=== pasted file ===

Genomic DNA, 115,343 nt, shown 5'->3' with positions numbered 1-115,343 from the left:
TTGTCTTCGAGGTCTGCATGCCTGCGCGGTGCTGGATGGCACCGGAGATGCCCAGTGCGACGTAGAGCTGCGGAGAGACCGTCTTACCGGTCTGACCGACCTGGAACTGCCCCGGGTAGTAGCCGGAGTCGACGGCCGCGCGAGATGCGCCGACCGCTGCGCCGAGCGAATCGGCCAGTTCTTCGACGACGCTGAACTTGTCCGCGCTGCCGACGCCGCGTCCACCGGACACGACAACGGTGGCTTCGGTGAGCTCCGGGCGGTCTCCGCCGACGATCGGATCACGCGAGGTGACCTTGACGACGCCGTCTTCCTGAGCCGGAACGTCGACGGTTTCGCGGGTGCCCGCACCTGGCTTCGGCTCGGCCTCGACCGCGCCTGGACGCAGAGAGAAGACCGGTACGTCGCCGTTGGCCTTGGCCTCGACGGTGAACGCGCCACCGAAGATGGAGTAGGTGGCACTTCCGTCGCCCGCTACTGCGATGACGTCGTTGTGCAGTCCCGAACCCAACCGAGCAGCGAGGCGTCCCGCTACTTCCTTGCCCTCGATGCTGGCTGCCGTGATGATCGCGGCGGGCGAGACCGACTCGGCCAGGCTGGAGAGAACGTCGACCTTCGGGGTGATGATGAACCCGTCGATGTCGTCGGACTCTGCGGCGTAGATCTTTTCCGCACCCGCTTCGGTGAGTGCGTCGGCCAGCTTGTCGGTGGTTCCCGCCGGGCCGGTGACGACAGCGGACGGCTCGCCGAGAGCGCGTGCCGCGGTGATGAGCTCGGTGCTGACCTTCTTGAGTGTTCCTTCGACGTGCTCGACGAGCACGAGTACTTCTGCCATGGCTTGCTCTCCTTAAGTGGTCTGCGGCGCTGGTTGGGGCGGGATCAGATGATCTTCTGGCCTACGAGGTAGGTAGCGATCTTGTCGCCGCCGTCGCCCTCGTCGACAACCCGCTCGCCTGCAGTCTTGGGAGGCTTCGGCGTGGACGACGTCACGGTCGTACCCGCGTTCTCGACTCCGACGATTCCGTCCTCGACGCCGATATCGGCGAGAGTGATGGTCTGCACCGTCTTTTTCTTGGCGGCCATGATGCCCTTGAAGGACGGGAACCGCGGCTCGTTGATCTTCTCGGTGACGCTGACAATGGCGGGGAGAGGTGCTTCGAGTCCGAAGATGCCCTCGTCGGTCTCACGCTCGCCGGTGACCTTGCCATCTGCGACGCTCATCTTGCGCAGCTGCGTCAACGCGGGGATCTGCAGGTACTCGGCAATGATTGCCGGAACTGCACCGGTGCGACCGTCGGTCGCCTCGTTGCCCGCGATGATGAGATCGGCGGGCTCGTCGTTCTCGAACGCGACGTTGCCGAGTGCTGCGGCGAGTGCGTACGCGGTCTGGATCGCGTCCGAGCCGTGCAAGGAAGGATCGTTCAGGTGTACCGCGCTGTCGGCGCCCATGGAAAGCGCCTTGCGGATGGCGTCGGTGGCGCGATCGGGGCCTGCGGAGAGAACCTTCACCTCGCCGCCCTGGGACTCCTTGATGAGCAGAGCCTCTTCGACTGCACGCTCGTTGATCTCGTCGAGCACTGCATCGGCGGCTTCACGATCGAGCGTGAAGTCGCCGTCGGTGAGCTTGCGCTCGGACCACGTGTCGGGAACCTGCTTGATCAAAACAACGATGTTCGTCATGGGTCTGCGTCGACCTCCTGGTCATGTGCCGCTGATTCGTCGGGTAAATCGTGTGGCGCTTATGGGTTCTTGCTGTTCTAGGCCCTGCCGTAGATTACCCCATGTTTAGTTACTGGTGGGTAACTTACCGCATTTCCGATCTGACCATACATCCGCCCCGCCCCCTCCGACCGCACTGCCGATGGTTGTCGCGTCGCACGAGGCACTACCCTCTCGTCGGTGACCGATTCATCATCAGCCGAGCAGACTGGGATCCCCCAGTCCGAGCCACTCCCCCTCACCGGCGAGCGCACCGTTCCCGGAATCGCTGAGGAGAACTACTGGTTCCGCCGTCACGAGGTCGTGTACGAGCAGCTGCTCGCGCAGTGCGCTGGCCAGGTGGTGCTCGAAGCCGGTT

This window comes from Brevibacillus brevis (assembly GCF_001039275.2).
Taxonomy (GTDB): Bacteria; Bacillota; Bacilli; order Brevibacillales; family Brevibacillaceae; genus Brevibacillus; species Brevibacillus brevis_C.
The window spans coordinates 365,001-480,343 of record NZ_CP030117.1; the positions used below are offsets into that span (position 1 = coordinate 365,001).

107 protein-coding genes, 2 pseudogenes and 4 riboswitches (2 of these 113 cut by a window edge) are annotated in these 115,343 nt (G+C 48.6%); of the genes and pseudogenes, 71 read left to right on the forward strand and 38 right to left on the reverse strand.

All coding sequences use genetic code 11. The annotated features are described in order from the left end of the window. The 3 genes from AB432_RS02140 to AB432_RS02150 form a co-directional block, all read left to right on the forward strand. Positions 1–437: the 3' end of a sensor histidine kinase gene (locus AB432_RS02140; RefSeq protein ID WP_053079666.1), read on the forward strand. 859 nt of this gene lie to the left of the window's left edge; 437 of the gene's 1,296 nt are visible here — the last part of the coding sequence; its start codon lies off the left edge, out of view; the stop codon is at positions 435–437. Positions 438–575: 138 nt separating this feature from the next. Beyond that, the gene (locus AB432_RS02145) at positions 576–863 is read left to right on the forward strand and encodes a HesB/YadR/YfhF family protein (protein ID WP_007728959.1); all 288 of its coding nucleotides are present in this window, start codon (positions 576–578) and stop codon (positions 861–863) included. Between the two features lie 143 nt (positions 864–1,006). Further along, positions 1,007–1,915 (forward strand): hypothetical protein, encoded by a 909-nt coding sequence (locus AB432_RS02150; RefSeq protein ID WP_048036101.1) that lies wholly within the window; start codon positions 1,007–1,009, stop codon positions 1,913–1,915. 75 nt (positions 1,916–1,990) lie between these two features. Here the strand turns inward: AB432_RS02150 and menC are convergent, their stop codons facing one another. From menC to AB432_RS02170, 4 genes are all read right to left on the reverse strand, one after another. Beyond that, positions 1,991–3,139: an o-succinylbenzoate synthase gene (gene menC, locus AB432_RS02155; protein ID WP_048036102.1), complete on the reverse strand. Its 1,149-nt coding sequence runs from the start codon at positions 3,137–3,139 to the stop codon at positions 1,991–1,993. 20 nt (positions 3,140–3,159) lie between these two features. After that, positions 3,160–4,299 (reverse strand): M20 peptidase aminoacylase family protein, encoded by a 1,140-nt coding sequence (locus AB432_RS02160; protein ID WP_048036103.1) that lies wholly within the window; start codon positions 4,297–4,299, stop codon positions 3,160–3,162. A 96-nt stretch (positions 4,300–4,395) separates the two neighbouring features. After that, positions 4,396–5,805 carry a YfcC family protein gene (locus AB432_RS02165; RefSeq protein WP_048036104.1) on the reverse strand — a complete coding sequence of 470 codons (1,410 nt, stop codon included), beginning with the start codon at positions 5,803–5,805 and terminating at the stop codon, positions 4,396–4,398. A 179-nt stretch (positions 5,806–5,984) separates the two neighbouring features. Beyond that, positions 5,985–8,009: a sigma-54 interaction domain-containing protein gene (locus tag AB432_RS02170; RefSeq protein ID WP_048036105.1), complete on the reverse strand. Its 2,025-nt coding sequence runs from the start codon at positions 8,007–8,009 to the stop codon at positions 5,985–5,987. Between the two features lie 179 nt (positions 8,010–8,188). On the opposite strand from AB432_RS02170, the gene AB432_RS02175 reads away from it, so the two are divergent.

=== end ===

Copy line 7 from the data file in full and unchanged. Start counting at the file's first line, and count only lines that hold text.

All coding sequences use genetic code 11. The annotated features are described in order from the left end of the window. The 3 genes from AB432_RS02140 to AB432_RS02150 form a co-directional block, all read left to right on the forward strand. Positions 1–437: the 3' end of a sensor histidine kinase gene (locus AB432_RS02140; RefSeq protein ID WP_053079666.1), read on the forward strand. 859 nt of this gene lie to the left of the window's left edge; 437 of the gene's 1,296 nt are visible here — the last part of the coding sequence; its start codon lies off the left edge, out of view; the stop codon is at positions 435–437. Positions 438–575: 138 nt separating this feature from the next. Beyond that, the gene (locus AB432_RS02145) at positions 576–863 is read left to right on the forward strand and encodes a HesB/YadR/YfhF family protein (protein ID WP_007728959.1); all 288 of its coding nucleotides are present in this window, start codon (positions 576–578) and stop codon (positions 861–863) included. Between the two features lie 143 nt (positions 864–1,006). Further along, positions 1,007–1,915 (forward strand): hypothetical protein, encoded by a 909-nt coding sequence (locus AB432_RS02150; RefSeq protein ID WP_048036101.1) that lies wholly within the window; start codon positions 1,007–1,009, stop codon positions 1,913–1,915. 75 nt (positions 1,916–1,990) lie between these two features. Here the strand turns inward: AB432_RS02150 and menC are convergent, their stop codons facing one another. From menC to AB432_RS02170, 4 genes are all read right to left on the reverse strand, one after another. Beyond that, positions 1,991–3,139: an o-succinylbenzoate synthase gene (gene menC, locus AB432_RS02155; protein ID WP_048036102.1), complete on the reverse strand. Its 1,149-nt coding sequence runs from the start codon at positions 3,137–3,139 to the stop codon at positions 1,991–1,993. 20 nt (positions 3,140–3,159) lie between these two features. After that, positions 3,160–4,299 (reverse strand): M20 peptidase aminoacylase family protein, encoded by a 1,140-nt coding sequence (locus AB432_RS02160; protein ID WP_048036103.1) that lies wholly within the window; start codon positions 4,297–4,299, stop codon positions 3,160–3,162. A 96-nt stretch (positions 4,300–4,395) separates the two neighbouring features. After that, positions 4,396–5,805 carry a YfcC family protein gene (locus AB432_RS02165; RefSeq protein WP_048036104.1) on the reverse strand — a complete coding sequence of 470 codons (1,410 nt, stop codon included), beginning with the start codon at positions 5,803–5,805 and terminating at the stop codon, positions 4,396–4,398. A 179-nt stretch (positions 5,806–5,984) separates the two neighbouring features. Beyond that, positions 5,985–8,009: a sigma-54 interaction domain-containing protein gene (locus tag AB432_RS02170; RefSeq protein ID WP_048036105.1), complete on the reverse strand. Its 2,025-nt coding sequence runs from the start codon at positions 8,007–8,009 to the stop codon at positions 5,985–5,987. Between the two features lie 179 nt (positions 8,010–8,188). On the opposite strand from AB432_RS02170, the gene AB432_RS02175 reads away from it, so the two are divergent.